Faerie Queen on Kings and Parasites

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Faerie Queen on Kings and Parasites

Symmetry on Kings and Parasites

Mab Queen of the Faeries by Percy Bysshe Shelley Part III

celestialcar

Mab and the Celestial Car: this the closest image I could find that could be even close but the reins were blue beams

Whence, thinkest thou, kings and parasites arose?
Whence that unnatural line of drones, who heap
Toil and unvanquishable penury
On those who build their palaces, and bring
Their daily bread?—From vice, black loathsome vice;
From rapine, madness, treachery, and wrong;
From all that genders misery, and makes
Of earth this thorny wilderness; from lust,
Revenge, and murder……And when reason’s voice,
Loud as the voice of nature, shall have waked
The nations; and mankind perceive that vice
Is discord, war, and misery; that virtue
Is peace, and happiness, and harmony;
When man’s maturer nature shall disdain
The playthings of its childhood;—kingly glare
Will lose its power to dazzle; its authority
Will silently pass by; the gorgeous throne
Shall stand unnoticed in the regal hall,
Fast falling to decay; whilst falsehood’s trade
Shall be as hateful and unprofitable
As that of truth is now.Where is the fame
Which the vain-glorious mighty of the earth
Seek to eternize? Oh! the faintest sound
From time’s light footfall, the minutest wave
That swells the flood of ages, whelms in nothing
The unsubstantial bubble. Aye! to-day
Stern is the tyrant’s mandate, red the gaze
That flashes desolation, strong the arm
That scatters multitudes. To-morrow comes!
That mandate is a thunder-peal that died
In ages past; that gaze, a transient flash
On which the midnight closed, and on that arm
The worm has made his meal.

The virtuous man,
Who, great in his humility, as kings
Are little in their grandeur; he who leads
Invincibly a life of resolute good,
And stands amid the silent dungeon-depths
More free and fearless than the trembling judge,
Who, clothed in venal power, vainly strove
To bind the impassive spirit;—when he falls,
His mild eye beams benevolence no more:
Withered the hand outstretched but to relieve;
Sunk reason’s simple eloquence that rolled
But to appal the guilty. Yes! the grave
Hath quenched that eye, and death’s relentless frost
Withered that arm: but the unfading fame
Which virtue hangs upon its votary’s tomb;
The deathless memory of that man, whom kings
Call to their mind and tremble; the remembrance
With which the happy spirit contemplates
Its well-spent pilgrimage on earth,
Shall never pass away.

Nature rejects the monarch, not the man;
The subject not the citizen: for kings
And subjects, mutual foes, for ever play
A losing game into each other’s hands,
Whose stakes are vice and misery. The man
Of virtuous soul commands not, nor obeys.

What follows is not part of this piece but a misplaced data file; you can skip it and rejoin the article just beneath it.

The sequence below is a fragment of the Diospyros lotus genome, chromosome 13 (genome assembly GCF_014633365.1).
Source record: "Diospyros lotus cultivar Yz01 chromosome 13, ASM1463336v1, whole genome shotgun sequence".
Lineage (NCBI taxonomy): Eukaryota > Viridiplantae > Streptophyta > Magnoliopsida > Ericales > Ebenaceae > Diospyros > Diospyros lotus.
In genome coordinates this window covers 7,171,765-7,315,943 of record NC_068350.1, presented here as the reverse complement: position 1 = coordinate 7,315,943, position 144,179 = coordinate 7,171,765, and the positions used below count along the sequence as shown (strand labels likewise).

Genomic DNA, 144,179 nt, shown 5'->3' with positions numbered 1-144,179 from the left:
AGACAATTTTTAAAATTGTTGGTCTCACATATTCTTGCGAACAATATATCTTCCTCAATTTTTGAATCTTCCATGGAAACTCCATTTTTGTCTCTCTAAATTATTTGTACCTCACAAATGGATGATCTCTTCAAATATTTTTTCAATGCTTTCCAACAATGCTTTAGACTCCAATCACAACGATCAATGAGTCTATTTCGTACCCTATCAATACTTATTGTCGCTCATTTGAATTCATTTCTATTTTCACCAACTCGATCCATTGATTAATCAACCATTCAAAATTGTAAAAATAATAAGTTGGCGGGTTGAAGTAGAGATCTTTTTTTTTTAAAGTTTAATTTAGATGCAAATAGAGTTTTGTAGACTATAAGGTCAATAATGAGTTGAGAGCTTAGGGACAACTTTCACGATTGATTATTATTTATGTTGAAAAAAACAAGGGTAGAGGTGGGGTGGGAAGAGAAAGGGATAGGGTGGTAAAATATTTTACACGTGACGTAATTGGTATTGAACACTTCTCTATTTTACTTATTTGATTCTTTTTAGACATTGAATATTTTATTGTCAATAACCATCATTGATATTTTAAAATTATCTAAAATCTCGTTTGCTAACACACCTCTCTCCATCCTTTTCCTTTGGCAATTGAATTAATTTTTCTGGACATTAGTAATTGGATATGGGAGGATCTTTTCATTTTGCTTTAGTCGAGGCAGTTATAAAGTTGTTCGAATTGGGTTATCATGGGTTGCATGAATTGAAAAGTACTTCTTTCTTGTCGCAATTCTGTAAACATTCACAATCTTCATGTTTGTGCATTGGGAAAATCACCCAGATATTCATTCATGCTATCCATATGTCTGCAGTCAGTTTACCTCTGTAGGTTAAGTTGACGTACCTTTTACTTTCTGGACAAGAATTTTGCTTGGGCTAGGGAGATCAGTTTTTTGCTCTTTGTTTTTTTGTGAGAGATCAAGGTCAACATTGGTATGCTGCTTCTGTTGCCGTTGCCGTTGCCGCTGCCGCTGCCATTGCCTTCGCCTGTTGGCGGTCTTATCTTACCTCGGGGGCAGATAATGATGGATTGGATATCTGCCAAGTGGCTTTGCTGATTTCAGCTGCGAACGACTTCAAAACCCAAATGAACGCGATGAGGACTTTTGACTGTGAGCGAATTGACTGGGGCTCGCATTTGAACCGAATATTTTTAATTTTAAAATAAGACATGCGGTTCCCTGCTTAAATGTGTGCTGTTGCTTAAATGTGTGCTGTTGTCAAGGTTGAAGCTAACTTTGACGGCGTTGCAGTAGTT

Power, like a desolating pestilence,
Pollutes whate’er it touches; and obedience,
Bane of all genius, virtue, freedom, truth,
Makes slaves of men, and, of the human frame,
A mechanized automaton.

When Nero,
High over flaming Rome, with savage joy
Lowered like a fiend, drank with enraptured ear
The shrieks of agonizing death, beheld
The frightful desolation spread, and felt
A new created sense within his soul
Thrill to the sight, and vibrate to the sound;
Thinkest thou his grandeur had not overcome
The force of human kindness? and, when Rome,
With one stern blow, hurled not the tyrant down,
Crushed not the arm red with her dearest blood,
Had not submissive abjectness destroyed
Nature’s suggestions?

Look on yonder earth:
The golden harvests spring; the unfailing sun
Sheds light and life; the fruits, the flowers, the trees,
Arise in due succession; all things speak
Peace, harmony, and love. The universe,
In nature’s silent eloquence, declares
That all fulfil the works of love and joy,—
All but the outcast man. He fabricates
The sword which stabs his peace; he cherisheth
The snakes that gnaw his heart; he raiseth up
The tyrant, whose delight is in his woe,
Whose sport is in his agony. Yon sun,
Lights it the great alone? Yon silver beams,
Sleep they less sweetly on the cottage thatch,
Than on the dome of kings? Is mother earth
A step-dame to her numerous sons, who earn
Her unshared gifts with unremitting toil;
A mother only to those puling babes
Who, nursed in ease and luxury, make men
The playthings of their babyhood, and mar,
In self-important childishness, that peace
Which men alone appreciate?

Spirit of Nature! no.
The pure diffusion of thy essence throbs

Alike in every human heart.
Thou, aye, erectest there
Thy throne of power unappealable:
Thou art the judge beneath whose nod
Man’s brief and frail authority
Is powerless as the wind
That passeth idly by.
Thine the tribunal which surpasseth
The shew of human justice,
As God surpasses man.

Spirit of Nature! thou
Life of interminable multitudes;
Soul of those mighty spheres
Whose changeless paths thro’ Heaven’s deep silence lie;
Soul of that smallest being,
The dwelling of whose life
Is one faint April sun-gleam;—
Man, like these passive things,
Thy will unconsciously fulfilleth:
Like theirs, his age of endless peace,
Which time is fast maturing,
Will swiftly, surely come;
And the unbounded frame, which thou pervadest,
Will be without a flaw
Marring its perfect symmetry.

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About Music Alchemy

originally thought music. Music has power to ease tension within the heart to loosen the grip of obscure emotions. The inspiring effect of the mystifying invisible sound that moves all hearts and draws them together - the movements of re-awakening life. The secret of all natural and human law is movement (preparation) that meets with devotion. - Yu Enthusiasm

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